Editor’s note: Joseph Farah is on vacation. The following is a repeat of his popular column of Oct. 19, 2015.
The Department of Homeland Security acknowledges ISIS has been attempting to hack U.S. electrical grids.
Fortunately, to date, we’ve all been very fortunate the attacks have been unsuccessful.
But one day our luck will run out.
That will be a very dark day for America.
What keeps America alive is the electrical grid. If it goes down, for a week or longer, the devastation will be incalculable. Many will die. Some won’t be able to heat their homes. No one will be able to buy gasoline. Offices and businesses close down. Supermarket shelves will be barren. Some, who rely on electric water pumps, won’t even have water in their homes. No lights. No food. No heat. No money. No gasoline.
In other words, for however long such an attack lasts, America reverts back to 19th century existence. And with most Americans totally dependent on electricity as their lifeblood, it’s not a pretty picture.
ISIS is hardly the only threat.
F. Michael Maloof wrote a chilling book a few years ago, “A Nation Forsaken,” about the impact of a grid attack that could come by several means:
- solar flares
- electronic magnetic pulse generated by detonation of a nuclear weapon 100 miles above the Earth
The latter may be the scariest because it could cripple much of the country for a very, very long time. A congressional commission years ago warned it would result in most Americans dying as a result – most from starvation.
Yet the U.S. grid is just as open to attack today as it was when that report came out.
Because fixing it hasn’t been a priority for Washington. It wouldn’t cost much, by comparison with other programs, mind you, but no one has the will to spend the money and protect America from this almost unimaginable catastrophe.
It is widely known in intelligence circles that Iran has practiced detonating missiles capable of carrying nuclear weapons in midair. There is only one reason to do that – to create the kind of electromagnetic pulse effect that could wipe out a society dependent on electricity and digital technology. Can you imagine who Iran’s target might be?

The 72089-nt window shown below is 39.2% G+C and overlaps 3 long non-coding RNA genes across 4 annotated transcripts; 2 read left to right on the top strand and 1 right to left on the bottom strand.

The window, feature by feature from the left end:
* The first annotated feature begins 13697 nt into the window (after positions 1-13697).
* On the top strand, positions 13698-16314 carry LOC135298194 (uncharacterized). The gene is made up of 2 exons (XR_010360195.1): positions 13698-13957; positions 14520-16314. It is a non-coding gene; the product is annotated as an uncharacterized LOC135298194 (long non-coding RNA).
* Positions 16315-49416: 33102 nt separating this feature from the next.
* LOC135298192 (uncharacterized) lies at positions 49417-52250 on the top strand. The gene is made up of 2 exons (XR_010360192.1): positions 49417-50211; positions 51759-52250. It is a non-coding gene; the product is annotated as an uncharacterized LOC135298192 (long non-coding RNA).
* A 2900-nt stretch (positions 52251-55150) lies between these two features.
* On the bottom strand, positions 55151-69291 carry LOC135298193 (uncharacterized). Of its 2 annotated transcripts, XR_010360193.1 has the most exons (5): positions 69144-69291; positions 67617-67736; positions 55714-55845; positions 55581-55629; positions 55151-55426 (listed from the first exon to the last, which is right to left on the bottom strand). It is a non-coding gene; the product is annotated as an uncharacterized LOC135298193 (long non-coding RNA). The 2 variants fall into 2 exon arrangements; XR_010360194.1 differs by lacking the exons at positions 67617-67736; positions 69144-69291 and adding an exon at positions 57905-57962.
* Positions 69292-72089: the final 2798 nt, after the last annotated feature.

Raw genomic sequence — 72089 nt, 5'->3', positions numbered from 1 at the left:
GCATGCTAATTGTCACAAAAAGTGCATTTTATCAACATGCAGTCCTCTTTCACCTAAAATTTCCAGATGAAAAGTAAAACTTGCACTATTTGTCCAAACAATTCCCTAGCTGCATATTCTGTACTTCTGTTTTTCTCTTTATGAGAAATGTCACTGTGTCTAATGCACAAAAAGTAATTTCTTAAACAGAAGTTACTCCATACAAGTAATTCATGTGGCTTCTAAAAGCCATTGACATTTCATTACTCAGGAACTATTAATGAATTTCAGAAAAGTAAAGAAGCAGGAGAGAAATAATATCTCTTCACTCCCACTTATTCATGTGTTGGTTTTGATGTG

If you guessed Israel, you would be wrong. Israel long ago hardened its grid and is said to be quite well-prepared for such an attack.
The U.S. has not prepared.
Does this make you more concerned about Barack Obama’s nuclear deal with Iran? It certainly should. This would not be a strategically difficult mission for Iran if it can secure even just one nuclear device – and it doesn’t have to be a big one. It just needs to be delivered by a missile into the upper atmosphere over the U.S. and detonated.
This is not sophisticated technology. It could be done from a customized Scud missile, available on the black market for a price of $100,000, from a fishing boat off the U.S. coast. Iran already knows how to detonate missiles in mid-air.
It’s also conceivable that it could be done by a terrorist organization like ISIS or al-Qaida. This would be their biggest score ever. They could take down “the Great Satan” just like that.
Rather than crow about the fact that ISIS has been unsuccessful in its efforts to hack the grid, Homeland Security should make its No. 1 priority to make it hack-proof. Remember, we learned a few months ago that the federal government was successfully hacked, compromising the data of every single government employee – both past and present – including intelligence agents, active-duty military personnel, etc.
China is suspected of being behind that successful act of war.
If ISIS isn’t capable of hacking the grid, do we want to bet China isn’t?
Wouldn’t it be better to be safe rather than sorry and just harden the grid?
Media wishing to interview Joseph Farah, please contact [email protected].